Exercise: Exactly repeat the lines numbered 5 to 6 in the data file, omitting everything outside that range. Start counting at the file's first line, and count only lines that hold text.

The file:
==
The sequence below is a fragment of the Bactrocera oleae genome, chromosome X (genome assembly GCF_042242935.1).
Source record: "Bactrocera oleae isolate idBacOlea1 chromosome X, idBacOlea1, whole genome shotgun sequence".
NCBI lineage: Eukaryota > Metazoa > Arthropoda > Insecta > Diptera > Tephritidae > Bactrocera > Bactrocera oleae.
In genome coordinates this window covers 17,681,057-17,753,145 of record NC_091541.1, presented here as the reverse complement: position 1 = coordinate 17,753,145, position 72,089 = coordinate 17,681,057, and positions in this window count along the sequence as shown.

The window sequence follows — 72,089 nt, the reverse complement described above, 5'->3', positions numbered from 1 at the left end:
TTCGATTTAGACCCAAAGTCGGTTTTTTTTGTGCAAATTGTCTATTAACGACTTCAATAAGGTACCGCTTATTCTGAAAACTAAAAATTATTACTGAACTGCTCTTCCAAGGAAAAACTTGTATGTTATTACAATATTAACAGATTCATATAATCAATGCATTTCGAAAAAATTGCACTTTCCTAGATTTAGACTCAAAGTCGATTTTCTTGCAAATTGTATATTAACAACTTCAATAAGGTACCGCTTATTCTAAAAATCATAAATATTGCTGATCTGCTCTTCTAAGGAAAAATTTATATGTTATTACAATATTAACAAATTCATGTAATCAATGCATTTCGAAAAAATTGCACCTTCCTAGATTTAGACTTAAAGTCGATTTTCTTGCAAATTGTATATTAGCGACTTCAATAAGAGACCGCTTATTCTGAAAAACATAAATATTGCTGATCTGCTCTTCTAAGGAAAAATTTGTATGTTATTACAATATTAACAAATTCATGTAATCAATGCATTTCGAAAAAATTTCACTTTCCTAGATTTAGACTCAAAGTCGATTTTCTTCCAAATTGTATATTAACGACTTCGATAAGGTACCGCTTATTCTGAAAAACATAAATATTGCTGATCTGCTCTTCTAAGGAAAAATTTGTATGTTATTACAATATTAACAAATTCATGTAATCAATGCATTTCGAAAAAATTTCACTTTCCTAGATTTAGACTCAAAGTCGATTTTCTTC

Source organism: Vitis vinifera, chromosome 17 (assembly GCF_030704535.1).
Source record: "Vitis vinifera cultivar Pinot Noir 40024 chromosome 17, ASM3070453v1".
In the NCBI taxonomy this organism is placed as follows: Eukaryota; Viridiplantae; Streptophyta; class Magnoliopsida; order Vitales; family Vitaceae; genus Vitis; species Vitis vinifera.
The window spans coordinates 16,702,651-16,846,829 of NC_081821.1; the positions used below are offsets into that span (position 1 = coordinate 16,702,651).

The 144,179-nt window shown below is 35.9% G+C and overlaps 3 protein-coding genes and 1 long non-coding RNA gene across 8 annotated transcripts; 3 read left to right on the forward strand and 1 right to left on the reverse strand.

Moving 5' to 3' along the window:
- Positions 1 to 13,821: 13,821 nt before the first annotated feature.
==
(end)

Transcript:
The window sequence follows — 72,089 nt, the reverse complement described above, 5'->3', positions numbered from 1 at the left end:
TTCGATTTAGACCCAAAGTCGGTTTTTTTTGTGCAAATTGTCTATTAACGACTTCAATAAGGTACCGCTTATTCTGAAAACTAAAAATTATTACTGAACTGCTCTTCCAAGGAAAAACTTGTATGTTATTACAATATTAACAGATTCATATAATCAATGCATTTCGAAAAAATTGCACTTTCCTAGATTTAGACTCAAAGTCGATTTTCTTGCAAATTGTATATTAACAACTTCAATAAGGTACCGCTTATTCTAAAAATCATAAATATTGCTGATCTGCTCTTCTAAGGAAAAATTTATATGTTATTACAATATTAACAAATTCATGTAATCAATGCATTTCGAAAAAATTGCACCTTCCTAGATTTAGACTTAAAGTCGATTTTCTTGCAAATTGTATATTAGCGACTTCAATAAGAGACCGCTTATTCTGAAAAACATAAATATTGCTGATCTGCTCTTCTAAGGAAAAATTTGTATGTTATTACAATATTAACAAATTCATGTAATCAATGCATTTCGAAAAAATTTCACTTTCCTAGATTTAGACTCAAAGTCGATTTTCTTCCAAATTGTATATTAACGACTTCGATAAGGTACCGCTTATTCTGAAAAACATAAATATTGCTGATCTGCTCTTCTAAGGAAAAATTTGTATGTTATTACAATATTAACAAATTCATGTAATCAATGCATTTCGAAAAAATTTCACTTTCCTAGATTTAGACTCAAAGTCGATTTTCTTC